Korea: Hunger strikes, head-shavings and global solidarity

This article appears on Stronger Unions, a news and comment blog about the UK trade union movement, managed by the TUC.

South Korea’s progress from dictatorship to democracy has not been an easy or straightforward one, as the recent Presidential election has shown. The good news was that for the first time in history, the Koreans had elected a woman, Park Guenhye, to lead their country. The bad news is that she’s the daughter of the former dictator, Park Chung-hee, who ruled the country from 1963 to 1979.

Another indication of the uneven character of the transition to democracy as been the ongoing fight by trade unions for recognition and rights. One of the Korean unions still fighting for the most basic kind of recognition is the Korean Government Employees Union (KGEU).

The government has refused to recognize the KGEU, and has sacked 137 of its members, including its president and general secretary, charging them with being members of an “illegal organisation” (the union). The union is demanding that all those workers be re-hired and the union recognised. They’re demanding that President-elect Park make real her campaign commitment to genuine social dialogue.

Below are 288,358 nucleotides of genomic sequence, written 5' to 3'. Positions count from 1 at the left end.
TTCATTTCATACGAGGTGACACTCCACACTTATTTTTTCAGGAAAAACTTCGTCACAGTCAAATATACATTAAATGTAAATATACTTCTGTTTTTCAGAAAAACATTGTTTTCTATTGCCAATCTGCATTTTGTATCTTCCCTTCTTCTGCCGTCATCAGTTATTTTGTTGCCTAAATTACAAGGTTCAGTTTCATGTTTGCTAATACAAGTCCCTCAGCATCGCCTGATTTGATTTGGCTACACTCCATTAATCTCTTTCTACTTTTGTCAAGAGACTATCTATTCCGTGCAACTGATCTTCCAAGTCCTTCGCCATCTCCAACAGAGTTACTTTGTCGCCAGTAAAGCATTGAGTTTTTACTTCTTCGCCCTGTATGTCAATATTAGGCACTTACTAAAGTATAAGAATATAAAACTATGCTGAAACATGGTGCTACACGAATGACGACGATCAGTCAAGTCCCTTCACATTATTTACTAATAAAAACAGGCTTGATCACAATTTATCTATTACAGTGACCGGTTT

On 15 January this year, KGEU president Kim Jungnam announced his intention to go on indefinite hunger strike. He began the strike on the street opposite the offices of the transition team for the new president-elect.

A little bit more than two weeks into the strike, Kim collapsed and an ambulance was called. He was taken to hospital and is still recovering.

Other union leaders immediately stepped in, and all the KGEU vice presidents themselves went on unlimited hunger strike.

This was followed by a uniquely Korean form of protest – union leaders publicly shaved their heads in protest.

The struggle by the KGEU has attracted considerable interest internationally, and has won the support of Public Services International (PSI), the global union federation representing 20 million government workers in 150 countries. PSI general secretary Rosa Pavanelli has released a video statement of support for the workers.

In Britain, UNISON has spoken out strongly in support of Kim and the KGEU.

Meanwhile, over 10,000 rank-and-file trade unionists have signed up to support the campaign on LabourStart which appears in more than twenty languages.

The KGEU has been strengthened by all the international support and has just released a video by Kim thanking all those outside the country who expressed their solidarity.

The struggle continues.

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